DIALOGUE IN FREEDOM AND ETHICS
NELSON Mandela, elected our country’s first democratic president 27 years ago this week, once said: “For to be free is not merely to cast off one’s chains, but to live in a way that respects and enhances the freedom of others.”
According to Madiba then, Freedom Day in South Africa was probably the most apt day to launch a platform for theological dialogue and practical ethics.
As South Africans were ending their public holiday, a group of people gathered in the Ahlul Bait Mosque Complex, in Cape Town, to deepen inter-religious dialogue and ensure that faith communities too contribute to the moral regeneration of our country.
The launch of the platform was a fruit of the meeting between Grand Ayatollah al-Sistani and Pope Francis in Najaf, Iraq, at the beginning of March. A meeting whose message was one of ethical living and freedom.
It was in this spirit that the Roman Catholic Archbishop of Cape Town, Stephen Brislin, and the resident imam at Ahlul Bait Mosque, Moulana Syed Aftab Haider, decided to invite leaders of other denominations and faiths to join in the launch of this platform.
For Archbishop Brislin, the celebration of the meeting between Ayatollah al-Sistani and Pope Francis “should prompt us to express a similar humility through regular and mutual encounters on a local level”. A humility witnessed through the meeting in Najaf. Archbishop Brislin recalled the words of Pope Paul VI that if we want peace, we must work for justice.
Resident imam at the Claremont Main Road Mosque, Dr Rashied Omar, explained the four levels of inter-religious dialogue and suggested special attention be paid to the dialogues of theology and religious experience.
The Reverend Mark Long, archdeacon of Rondebosch and representative of the Anglican archbishop of Cape Town, who is also the co-patron of the Western Cape Religious Leaders Forum, reflected on the document, Human Fraternity, and pointed out the document’s “focus on the safeguarding of creation, of the entire universe, of all persons, especially the poorest and those most in need, and its emphasis on seeking to attend to the issues of our times, the consequences of the arms race, social injustice, corruption, inequality and moral decline”.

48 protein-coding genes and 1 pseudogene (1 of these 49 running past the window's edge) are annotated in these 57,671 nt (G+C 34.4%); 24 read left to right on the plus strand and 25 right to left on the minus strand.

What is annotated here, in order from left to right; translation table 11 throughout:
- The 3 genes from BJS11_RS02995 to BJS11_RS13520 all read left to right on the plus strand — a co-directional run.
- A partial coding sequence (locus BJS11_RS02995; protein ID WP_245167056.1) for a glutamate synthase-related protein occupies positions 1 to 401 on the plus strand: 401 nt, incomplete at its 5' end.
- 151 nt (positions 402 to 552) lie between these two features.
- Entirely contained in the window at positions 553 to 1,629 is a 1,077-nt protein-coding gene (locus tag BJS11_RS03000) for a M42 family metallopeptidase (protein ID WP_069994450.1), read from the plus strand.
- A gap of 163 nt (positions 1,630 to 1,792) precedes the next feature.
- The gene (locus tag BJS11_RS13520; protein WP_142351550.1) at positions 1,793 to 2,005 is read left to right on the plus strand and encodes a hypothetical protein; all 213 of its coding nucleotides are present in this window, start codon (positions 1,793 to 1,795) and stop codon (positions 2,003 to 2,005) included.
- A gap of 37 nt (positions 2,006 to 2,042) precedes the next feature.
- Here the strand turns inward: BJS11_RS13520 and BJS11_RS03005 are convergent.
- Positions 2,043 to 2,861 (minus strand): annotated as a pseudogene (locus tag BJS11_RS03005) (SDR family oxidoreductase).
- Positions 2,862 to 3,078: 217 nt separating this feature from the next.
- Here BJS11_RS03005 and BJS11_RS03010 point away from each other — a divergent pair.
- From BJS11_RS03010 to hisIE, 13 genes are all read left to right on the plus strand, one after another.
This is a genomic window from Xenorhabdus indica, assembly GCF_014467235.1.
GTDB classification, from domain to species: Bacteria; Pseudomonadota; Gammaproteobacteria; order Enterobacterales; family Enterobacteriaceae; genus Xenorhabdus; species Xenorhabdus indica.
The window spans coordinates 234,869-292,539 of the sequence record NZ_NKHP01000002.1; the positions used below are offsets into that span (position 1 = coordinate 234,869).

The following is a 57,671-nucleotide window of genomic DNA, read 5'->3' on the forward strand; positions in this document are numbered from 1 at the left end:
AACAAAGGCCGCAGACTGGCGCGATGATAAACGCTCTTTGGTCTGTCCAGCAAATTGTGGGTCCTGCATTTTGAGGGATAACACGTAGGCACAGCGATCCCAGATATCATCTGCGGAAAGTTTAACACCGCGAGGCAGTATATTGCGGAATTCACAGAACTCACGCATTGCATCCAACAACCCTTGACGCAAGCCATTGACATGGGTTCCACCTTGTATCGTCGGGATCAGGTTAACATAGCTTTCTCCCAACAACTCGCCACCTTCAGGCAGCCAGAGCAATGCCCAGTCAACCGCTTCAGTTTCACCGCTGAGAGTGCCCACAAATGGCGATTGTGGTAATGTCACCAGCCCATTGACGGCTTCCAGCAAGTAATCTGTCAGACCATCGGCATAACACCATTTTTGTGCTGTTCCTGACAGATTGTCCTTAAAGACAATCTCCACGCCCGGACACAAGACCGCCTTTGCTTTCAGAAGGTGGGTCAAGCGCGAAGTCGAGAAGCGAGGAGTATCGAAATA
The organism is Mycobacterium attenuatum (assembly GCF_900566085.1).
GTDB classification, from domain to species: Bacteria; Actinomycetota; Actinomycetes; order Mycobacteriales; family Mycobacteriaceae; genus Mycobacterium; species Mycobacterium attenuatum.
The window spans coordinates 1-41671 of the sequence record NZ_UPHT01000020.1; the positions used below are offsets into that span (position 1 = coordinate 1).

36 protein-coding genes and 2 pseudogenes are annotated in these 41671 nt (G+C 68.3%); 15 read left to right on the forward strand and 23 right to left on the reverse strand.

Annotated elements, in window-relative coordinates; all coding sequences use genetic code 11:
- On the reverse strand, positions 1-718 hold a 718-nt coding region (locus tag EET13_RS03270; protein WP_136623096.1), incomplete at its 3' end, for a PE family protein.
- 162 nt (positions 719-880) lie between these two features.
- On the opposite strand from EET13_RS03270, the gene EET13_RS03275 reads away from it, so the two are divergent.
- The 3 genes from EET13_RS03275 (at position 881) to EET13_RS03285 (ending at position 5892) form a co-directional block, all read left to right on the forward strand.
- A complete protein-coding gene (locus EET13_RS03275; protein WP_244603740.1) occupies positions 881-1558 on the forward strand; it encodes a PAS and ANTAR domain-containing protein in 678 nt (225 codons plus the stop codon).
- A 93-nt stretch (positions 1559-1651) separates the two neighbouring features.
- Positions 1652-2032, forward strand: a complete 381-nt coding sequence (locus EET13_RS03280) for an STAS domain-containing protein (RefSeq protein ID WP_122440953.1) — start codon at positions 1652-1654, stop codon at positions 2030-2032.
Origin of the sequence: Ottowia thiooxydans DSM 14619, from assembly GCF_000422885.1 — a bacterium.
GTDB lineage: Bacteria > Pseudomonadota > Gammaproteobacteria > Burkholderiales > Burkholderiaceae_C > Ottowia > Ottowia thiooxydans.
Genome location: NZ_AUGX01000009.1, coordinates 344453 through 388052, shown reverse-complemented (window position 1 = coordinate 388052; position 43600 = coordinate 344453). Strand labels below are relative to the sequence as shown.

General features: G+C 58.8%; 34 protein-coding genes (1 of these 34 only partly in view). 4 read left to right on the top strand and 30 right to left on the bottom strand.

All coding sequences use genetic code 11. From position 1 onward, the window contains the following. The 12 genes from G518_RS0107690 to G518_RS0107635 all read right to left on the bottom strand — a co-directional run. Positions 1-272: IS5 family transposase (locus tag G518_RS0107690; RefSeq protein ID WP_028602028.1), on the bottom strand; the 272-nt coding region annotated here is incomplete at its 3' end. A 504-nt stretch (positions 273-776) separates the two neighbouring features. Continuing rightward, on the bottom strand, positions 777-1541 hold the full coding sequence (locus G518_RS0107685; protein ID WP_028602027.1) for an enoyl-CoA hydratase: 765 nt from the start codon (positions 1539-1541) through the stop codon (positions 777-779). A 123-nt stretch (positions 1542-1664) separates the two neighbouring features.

The chairperson of the Cape Town Interfaith Initiative, Reverend Berry Behr, suggested that “dialogue is something that is akin to the vaccination that we need right now against the pandemics of prejudice, separation, hatred, lack of inclusion”; whereas academic Professor Aslam Fataar reaffirmed that through initiatives such as these “we signal our willingness to imbibe the lessons from the deep reservoirs of our cultural systems, we are committed to experiencing each other’s histories, cultural inheritances, which open us up to cross-pollinating and influencing each other’s cultural repertoires and each other’s humanity”.
Islamic scholar at the Pontifical Institute for Arabic and Islamic Studies, the Reverend Christopher Clohessy, said the document Human Fraternity suggests “dialogue as the path, co-operation as our code of conduct, reciprocal understanding as the method we use and as the standard of our behaviour”.
Moulana Aftab Haider went on to insist that the role of faith, which is often sidelined or ignored, is important and that challenges of our times in our society are often as a result of ignoring or undermining this important factor.
A number of other religious leaders were also present, including Dr Lionel Louw from the South African Council of Churches in the Western Cape and Reverend Peter-John Pearson, the director of the Catholic Parliamentary Liaison Office for the Southern African Catholic Bishops Conference.
The gathering ended with the sunset prayers and breaking of the fast during this the holy month of Ramadaan.
The initiative of launching a platform for theological dialogue and practical ethics comes at a critical time in the history of our country.
When questions of ethics and morality dominate our public discourse, such an initiative will give life to the words of Madiba that freedom is ultimately about the welfare of the other.